How were people so effortlessly thin in the 1950s, 60s, and 70s? – IOTW Report

How were people so effortlessly thin in the 1950s, 60s, and 70s?

Have you ever looked back at your old photos and thought to yourself, “Why does everyone look so thin?”

If you look at any “crowd shot” from a few decades ago, everyone appears to be so much healthier looking than they are today. Why is that?

52 Comments on How were people so effortlessly thin in the 1950s, 60s, and 70s?

  1. “We’re from the government and we’re here to help.”

    I was guessing “food pyramid”, seems correct.

    It is also about the time ” government” and charities started inserting themselves into trying to feed “the children”…

  2. People actually walked, went outdoors, were active, etc.
    Only 3-4 TV channels.
    Had to go to a theater to see movies.
    FAR FAR less junk food & fast food.
    Microwave ovens were rare.
    No internet, cell phones.

    A very real stat is that 80% of American black women over age 17 are obese.
    What society would ever just shrug their shoulders at that?
    Only a society with a death wish…

  3. Morbidity obese people didn’t go out in public. Fat-shaming was in full bloom. Maybe we should bring it back. When you have a 250 pounder in the Sports Illustrated Swimsuit edition, you know we have a five-alarm emergency.

  4. Oh and walking through shopping malls was a fun activity, even if you didn’t buy anything.
    When was the last time shopping was fun or the last time you went to a mall?

  5. “Obese swim suit model” is their way to poke you in the eye. If you are a true cynic, you can see that is an organized push in one direction. Fake medicine, fake food, fake education, fake voting, fake news, and soon fake cars.
    You can see that a “car” that goes under 200 miles (most true ranges), can be shut down remotely, and takes hours to eke out another 200 miles, is not a true transportation device.
    PS, I love the evidence that we have a “Fake Biden” actor. Very compelling.

  6. high fructose corn syrup wasn’t an ingredient in food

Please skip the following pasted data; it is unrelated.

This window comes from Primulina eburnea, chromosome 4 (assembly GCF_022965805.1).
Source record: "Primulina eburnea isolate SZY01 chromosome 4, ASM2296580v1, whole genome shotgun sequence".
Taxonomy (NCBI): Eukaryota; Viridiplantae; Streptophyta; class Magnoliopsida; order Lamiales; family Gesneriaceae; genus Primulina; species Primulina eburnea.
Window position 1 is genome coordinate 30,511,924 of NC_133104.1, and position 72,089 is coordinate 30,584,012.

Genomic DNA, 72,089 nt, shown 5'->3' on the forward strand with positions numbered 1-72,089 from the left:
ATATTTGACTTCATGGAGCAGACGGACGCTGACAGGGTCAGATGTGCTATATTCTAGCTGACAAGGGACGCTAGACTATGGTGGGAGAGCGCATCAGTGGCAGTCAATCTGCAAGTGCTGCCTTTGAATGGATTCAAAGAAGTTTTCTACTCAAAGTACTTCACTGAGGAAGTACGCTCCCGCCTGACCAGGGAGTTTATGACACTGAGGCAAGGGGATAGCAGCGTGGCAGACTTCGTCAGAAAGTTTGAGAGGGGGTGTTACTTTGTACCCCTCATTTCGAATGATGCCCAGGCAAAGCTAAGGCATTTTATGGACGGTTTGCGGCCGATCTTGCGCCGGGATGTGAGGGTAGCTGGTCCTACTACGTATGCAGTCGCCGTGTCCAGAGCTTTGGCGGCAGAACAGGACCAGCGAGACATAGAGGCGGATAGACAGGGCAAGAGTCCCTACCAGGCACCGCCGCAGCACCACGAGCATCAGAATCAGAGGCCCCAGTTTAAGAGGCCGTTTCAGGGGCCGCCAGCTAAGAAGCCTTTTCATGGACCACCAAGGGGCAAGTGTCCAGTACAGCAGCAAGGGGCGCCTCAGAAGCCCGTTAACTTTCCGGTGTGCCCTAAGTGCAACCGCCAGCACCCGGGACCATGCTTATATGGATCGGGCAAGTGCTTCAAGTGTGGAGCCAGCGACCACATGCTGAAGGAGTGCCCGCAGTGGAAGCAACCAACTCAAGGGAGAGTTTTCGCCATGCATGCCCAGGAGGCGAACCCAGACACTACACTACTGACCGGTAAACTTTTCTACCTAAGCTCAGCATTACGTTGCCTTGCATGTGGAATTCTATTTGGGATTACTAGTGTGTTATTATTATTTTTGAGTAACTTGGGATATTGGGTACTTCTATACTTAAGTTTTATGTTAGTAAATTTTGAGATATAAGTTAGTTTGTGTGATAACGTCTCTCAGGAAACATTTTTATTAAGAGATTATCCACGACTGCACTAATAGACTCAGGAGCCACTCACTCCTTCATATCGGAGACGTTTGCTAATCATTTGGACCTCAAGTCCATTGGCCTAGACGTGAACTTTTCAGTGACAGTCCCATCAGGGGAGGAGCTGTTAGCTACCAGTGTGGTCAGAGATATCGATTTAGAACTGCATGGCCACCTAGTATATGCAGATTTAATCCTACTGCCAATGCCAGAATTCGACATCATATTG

mom made real food
    no fast food chains on every corner, no juice boxes
    kids went outside to play
    dads/sons cut the lawn (all the weeds came with the lawn services)

  7. clayusmcret is right; we ate real food, not the federal diet which is destroying us today.

    Eat Paleo/Keto/Carnivore or at least low carb for better health. Because our medical system is hopelessly compromised (see Canada and England for a preview of coming attractions).

  8. I was converting old 1930 home movies into dvd form and one of the things I noted was food habits…the Turkeys were large but not large breasted and came with feet and neck attached…cooked with just pepper and the dressing was made from bread crusts, pecans, apple slices ,butter and what looked like sausage. That led me to see that in every home was a pecan bowl with tools for a quick snack. One film had my mother and three friends goofing around and they were all gnawing on an apple…apples were in six of the 31 dvds by chance. This was in Texas where thousands of pecan trees were planted over the 1800s. Apples were imported but lasted for the trip from wherever. No fat people in the entire family of about 100 in the movies…I write this on my couch next to my coffee and two chocolate croissants and within fifteen feet of a chocolate stash, bacon pre cooked and not, coffee cream, everlasting Xmas cookies, corn chips for dipping into anything on earth, ginger snaps and a pressure can of sweet whipped cream for a quick high for me and my dog whose open mouth must not be filled because of the mess when he closes it..I am not fat by todays standard but compared to those in the dvd I am.. I am waiting for the coming food shortages to help me lose weight but my son says that when the groceries are almost bare, the government will have the army supply us with massive amounts of Doritos that Biden is storing secretly in Ukrainian. Sorry for the ramble but pushing 80 years next November and watching illegals 100 yards away milling around about something ..